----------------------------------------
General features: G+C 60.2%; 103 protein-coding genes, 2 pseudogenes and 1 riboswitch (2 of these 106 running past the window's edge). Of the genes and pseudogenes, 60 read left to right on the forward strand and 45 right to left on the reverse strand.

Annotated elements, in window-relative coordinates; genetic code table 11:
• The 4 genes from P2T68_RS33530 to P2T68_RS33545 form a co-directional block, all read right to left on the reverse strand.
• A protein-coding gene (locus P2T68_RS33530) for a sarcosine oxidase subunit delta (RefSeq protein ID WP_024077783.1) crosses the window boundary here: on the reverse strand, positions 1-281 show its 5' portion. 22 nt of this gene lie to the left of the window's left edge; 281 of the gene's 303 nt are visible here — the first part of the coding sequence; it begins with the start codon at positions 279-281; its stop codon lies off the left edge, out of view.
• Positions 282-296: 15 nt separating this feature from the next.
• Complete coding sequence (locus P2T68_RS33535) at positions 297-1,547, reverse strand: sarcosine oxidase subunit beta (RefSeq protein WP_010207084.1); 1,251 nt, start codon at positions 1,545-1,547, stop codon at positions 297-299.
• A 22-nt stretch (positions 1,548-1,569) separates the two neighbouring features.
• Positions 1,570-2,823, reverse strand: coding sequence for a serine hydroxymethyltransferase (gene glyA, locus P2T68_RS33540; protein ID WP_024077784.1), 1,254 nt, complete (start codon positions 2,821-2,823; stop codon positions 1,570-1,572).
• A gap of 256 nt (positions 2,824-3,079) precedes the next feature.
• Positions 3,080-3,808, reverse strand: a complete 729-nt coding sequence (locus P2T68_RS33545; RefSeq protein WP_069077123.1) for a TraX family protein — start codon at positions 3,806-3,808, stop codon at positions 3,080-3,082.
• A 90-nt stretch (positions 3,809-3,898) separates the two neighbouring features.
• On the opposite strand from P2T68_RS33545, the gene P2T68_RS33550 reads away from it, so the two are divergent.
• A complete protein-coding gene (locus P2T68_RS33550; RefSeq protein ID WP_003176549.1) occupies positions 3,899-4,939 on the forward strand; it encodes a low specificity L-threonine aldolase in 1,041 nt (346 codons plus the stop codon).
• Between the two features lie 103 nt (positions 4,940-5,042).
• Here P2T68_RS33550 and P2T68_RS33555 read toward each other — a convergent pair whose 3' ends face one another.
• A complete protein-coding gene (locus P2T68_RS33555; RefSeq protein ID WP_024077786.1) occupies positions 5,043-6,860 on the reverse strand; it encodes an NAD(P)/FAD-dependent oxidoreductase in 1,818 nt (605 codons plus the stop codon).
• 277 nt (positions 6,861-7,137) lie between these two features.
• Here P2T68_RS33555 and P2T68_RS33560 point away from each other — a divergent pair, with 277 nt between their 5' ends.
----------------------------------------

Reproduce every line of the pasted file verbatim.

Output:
General features: G+C 60.2%; 103 protein-coding genes, 2 pseudogenes and 1 riboswitch (2 of these 106 running past the window's edge). Of the genes and pseudogenes, 60 read left to right on the forward strand and 45 right to left on the reverse strand.

Annotated elements, in window-relative coordinates; genetic code table 11:
• The 4 genes from P2T68_RS33530 to P2T68_RS33545 form a co-directional block, all read right to left on the reverse strand.
• A protein-coding gene (locus P2T68_RS33530) for a sarcosine oxidase subunit delta (RefSeq protein ID WP_024077783.1) crosses the window boundary here: on the reverse strand, positions 1-281 show its 5' portion. 22 nt of this gene lie to the left of the window's left edge; 281 of the gene's 303 nt are visible here — the first part of the coding sequence; it begins with the start codon at positions 279-281; its stop codon lies off the left edge, out of view.
• Positions 282-296: 15 nt separating this feature from the next.
• Complete coding sequence (locus P2T68_RS33535) at positions 297-1,547, reverse strand: sarcosine oxidase subunit beta (RefSeq protein WP_010207084.1); 1,251 nt, start codon at positions 1,545-1,547, stop codon at positions 297-299.
• A 22-nt stretch (positions 1,548-1,569) separates the two neighbouring features.
• Positions 1,570-2,823, reverse strand: coding sequence for a serine hydroxymethyltransferase (gene glyA, locus P2T68_RS33540; protein ID WP_024077784.1), 1,254 nt, complete (start codon positions 2,821-2,823; stop codon positions 1,570-1,572).
• A gap of 256 nt (positions 2,824-3,079) precedes the next feature.
• Positions 3,080-3,808, reverse strand: a complete 729-nt coding sequence (locus P2T68_RS33545; RefSeq protein WP_069077123.1) for a TraX family protein — start codon at positions 3,806-3,808, stop codon at positions 3,080-3,082.
• A 90-nt stretch (positions 3,809-3,898) separates the two neighbouring features.
• On the opposite strand from P2T68_RS33545, the gene P2T68_RS33550 reads away from it, so the two are divergent.
• A complete protein-coding gene (locus P2T68_RS33550; RefSeq protein ID WP_003176549.1) occupies positions 3,899-4,939 on the forward strand; it encodes a low specificity L-threonine aldolase in 1,041 nt (346 codons plus the stop codon).
• Between the two features lie 103 nt (positions 4,940-5,042).
• Here P2T68_RS33550 and P2T68_RS33555 read toward each other — a convergent pair whose 3' ends face one another.
• A complete protein-coding gene (locus P2T68_RS33555; RefSeq protein ID WP_024077786.1) occupies positions 5,043-6,860 on the reverse strand; it encodes an NAD(P)/FAD-dependent oxidoreductase in 1,818 nt (605 codons plus the stop codon).
• 277 nt (positions 6,861-7,137) lie between these two features.
• Here P2T68_RS33555 and P2T68_RS33560 point away from each other — a divergent pair, with 277 nt between their 5' ends.